On a past post, “Ask a Mormon Woman: Why do Mormons store food?” someone asked a question in the comments that we thought others might have as well. Following is the response from Michelle.
Q: Does the LDS church have guidelines for storing non food items, i.e. soaps, paper goods, etc. like they provide for basic food storage items?
A: There is nothing in the official material on providentliving.org or on lds.org (at least not that I could find) about storing non-food items. That said, many Mormons do apply the principle of being prepared through food storage into keeping non-food items on hand.
I’m one of those people, so I will share my personal approach and perspective on this.
I find a great deal of practical value and personal peace in adding non-food items to my home storage. I try to apply the same principles of building up a food supply (aiming for at least a three-month supply on most things, and trying to store what we use and might need if we didn’t have access to a store or money to purchase items). I include first aid supplies, including both wound/injury care and over-the-counter medicines for various illnesses, for example. (That comes in handy for the inevitable illness of a child in the middle of the night!) I also include toiletries (shampoo, soap, deodorant, toilet paper, toothpaste) and paper goods (more below on that).
I have gotten to the point where I know what we use and need, and I keep my eye out for sales and coupons. I think overall, I save money because I go to the store less, buy on sale, and save time and energy by not having as many of those urgent, “Oh, no! I’m out of _________” shopping trips.
You can build gradually. Maybe start by keeping track for a week or two of how much of these things you use (soap, shampoo, toilet paper, etc.) As you do this with different items, you can start to get a feel for how much of each item you need. And along the way, you can watch for sales. Or build your supply one item at a time, or budget a little each month to add a few extras of these things — the same types of approaches that can be used for gradually building up a food supply can be used for nonfood items. Find what works for you, your needs, your budget (we are counseled not to go into debt for food storage), and your personality.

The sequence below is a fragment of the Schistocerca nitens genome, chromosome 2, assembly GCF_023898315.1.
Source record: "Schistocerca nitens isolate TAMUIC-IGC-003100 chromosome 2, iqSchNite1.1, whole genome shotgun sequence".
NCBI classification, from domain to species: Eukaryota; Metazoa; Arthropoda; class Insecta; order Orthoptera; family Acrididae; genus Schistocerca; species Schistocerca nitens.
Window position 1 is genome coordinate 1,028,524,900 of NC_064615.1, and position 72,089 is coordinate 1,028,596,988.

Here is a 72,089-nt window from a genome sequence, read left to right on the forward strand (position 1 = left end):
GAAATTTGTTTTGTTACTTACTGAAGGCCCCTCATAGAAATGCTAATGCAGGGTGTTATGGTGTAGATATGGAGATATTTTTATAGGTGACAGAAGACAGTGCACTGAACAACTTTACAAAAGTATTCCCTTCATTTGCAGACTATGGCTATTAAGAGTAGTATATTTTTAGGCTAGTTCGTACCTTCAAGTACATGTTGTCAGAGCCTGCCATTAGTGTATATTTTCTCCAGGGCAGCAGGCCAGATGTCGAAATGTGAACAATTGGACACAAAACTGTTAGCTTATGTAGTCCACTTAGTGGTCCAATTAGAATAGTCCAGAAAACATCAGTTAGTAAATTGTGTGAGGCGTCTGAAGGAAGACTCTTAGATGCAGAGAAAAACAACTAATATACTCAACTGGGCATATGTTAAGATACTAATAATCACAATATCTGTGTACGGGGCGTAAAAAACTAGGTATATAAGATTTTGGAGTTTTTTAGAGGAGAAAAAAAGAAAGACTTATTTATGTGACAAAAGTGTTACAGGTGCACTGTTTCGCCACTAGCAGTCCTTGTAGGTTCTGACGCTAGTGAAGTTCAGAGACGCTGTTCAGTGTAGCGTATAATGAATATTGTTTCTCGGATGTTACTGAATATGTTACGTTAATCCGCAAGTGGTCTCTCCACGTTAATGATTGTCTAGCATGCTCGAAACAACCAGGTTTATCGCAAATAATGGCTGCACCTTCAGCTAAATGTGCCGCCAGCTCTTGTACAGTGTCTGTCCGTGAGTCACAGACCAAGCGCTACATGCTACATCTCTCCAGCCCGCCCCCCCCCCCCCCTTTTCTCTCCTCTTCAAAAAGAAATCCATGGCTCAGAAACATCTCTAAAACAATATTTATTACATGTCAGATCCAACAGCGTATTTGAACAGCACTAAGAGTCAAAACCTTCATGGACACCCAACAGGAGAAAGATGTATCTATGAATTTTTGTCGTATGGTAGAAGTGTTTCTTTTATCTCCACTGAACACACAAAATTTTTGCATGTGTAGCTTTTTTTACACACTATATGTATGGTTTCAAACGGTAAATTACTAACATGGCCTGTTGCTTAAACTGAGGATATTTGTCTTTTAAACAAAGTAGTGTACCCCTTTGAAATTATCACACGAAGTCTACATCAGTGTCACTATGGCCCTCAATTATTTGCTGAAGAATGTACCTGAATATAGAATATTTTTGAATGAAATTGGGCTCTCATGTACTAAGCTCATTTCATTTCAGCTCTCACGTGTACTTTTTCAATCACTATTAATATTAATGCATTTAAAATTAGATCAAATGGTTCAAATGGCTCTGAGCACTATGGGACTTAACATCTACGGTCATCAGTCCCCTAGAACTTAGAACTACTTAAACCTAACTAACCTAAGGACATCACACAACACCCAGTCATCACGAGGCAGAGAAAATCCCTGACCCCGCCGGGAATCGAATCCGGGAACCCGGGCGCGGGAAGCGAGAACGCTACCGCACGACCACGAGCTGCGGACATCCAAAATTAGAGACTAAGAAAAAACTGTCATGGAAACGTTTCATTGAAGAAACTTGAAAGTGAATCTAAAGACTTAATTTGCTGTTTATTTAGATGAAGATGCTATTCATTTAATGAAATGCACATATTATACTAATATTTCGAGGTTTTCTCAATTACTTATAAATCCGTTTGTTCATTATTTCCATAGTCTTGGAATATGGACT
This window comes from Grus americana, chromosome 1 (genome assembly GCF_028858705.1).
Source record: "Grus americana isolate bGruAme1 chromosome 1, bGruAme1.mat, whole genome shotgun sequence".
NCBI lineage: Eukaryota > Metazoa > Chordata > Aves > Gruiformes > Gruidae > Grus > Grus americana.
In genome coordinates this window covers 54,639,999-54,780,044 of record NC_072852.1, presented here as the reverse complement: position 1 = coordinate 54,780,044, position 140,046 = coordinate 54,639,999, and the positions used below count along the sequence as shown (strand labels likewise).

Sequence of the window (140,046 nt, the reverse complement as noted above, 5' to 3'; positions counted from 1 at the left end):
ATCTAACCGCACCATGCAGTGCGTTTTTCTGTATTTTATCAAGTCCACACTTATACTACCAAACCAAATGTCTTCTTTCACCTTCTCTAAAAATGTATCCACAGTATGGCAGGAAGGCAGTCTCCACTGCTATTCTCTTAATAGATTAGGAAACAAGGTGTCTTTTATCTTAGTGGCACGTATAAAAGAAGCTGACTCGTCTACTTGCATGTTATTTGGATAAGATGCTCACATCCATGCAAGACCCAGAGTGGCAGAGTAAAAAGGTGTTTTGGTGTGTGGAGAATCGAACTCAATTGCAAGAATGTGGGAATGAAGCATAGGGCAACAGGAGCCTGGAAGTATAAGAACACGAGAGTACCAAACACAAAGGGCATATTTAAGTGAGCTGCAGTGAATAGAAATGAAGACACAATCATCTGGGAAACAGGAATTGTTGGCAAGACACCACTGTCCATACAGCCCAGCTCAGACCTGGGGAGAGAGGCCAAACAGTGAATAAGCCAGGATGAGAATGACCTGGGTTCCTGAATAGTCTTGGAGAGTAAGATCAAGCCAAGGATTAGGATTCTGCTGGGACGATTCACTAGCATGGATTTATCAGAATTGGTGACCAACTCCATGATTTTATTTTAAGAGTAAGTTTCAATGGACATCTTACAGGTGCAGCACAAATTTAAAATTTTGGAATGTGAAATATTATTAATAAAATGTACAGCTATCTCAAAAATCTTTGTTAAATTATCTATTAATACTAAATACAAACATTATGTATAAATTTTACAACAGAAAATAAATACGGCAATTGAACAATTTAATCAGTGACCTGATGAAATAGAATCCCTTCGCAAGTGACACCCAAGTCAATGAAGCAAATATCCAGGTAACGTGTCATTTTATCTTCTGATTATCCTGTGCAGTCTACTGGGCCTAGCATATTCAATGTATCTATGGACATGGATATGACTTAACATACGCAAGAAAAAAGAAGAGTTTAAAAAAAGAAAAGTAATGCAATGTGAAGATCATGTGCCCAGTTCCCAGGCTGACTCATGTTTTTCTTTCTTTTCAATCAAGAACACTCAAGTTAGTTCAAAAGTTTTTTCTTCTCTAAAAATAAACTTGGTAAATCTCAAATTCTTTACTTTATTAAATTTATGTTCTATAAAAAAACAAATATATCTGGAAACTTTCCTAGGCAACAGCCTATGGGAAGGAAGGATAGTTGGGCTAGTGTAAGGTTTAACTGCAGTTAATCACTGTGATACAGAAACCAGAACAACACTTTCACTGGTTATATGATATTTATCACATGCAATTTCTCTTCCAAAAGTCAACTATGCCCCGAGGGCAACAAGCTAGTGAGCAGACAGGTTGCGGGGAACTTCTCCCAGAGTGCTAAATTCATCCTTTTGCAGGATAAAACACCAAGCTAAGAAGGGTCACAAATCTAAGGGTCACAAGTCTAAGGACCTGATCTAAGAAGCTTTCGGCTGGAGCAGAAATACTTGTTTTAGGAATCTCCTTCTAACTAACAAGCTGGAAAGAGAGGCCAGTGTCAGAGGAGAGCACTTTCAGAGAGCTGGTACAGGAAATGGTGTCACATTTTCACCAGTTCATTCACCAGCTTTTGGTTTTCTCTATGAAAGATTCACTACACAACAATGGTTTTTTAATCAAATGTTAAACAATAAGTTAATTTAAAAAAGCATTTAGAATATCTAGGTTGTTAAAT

I also like to store things like paper plates and plastic utensils…thinking about times when water access might be limited or cut off. It’s also nice to have for times when I’m sick or life is crazy or we have company over and want to do something quick and easy without lots of dishes.
So, the short answer to your question is no, the Church doesn’t have any specific guidelines for non-food items. The focus is on food, water, and emergency funds for the sustaining of life. But I personally think the principles of preparedness can be applied to also including non-food items if that is something you feel you want to do.
Anyone else have thoughts on this subject? What non-food items do you like to have on hand?
TP is my big one (though you’ve already covered that). You never know how much you need it until you run out. I also do the toiletries like shampoo, deodorant, toothpaste, razors, feminine hygiene products, etc. My grandma (the queen of “food storage” in our family) also stores baby items like wipes and diapers. She doesn’t need them, but they’ve come in handy when the grandkids pop over for a visit!
We are LDS, and we have a 21 acre hobby farm full of 20 goats, 6 mini horses, 2 emu, 12 chickens, 12 hogs, 2 dogs and 5 cats. We store food for the animals enough for 18 months to include grain and hay and straw. We also are storing toiletries, paper goods, emergency items and medicines for 1 year at a time. We manage our storage with an inventory list updated weekly using a barcoded system much like a grocery store. We maintain our farm efficiently with 24 solar panels and 3 24 watt wind turbures which supply us with battery power and backup. We are called by our Ward as the most efficient running LDS family in the district. If anyone wants to know more… you may contact us at [email protected]. We are true homesteaders.
I think people underrate the importance of storing paper/hygeine items. I often think how miserable I would be without them. In an emergency, the lack of toilet paper, diapers and feminine hygeine products could be the thing that sinks ones sanity boat. I know that I have read in church curriculuum sometime in the past that we should store a year’s worth of things other than food–clothes is something I particularly remember.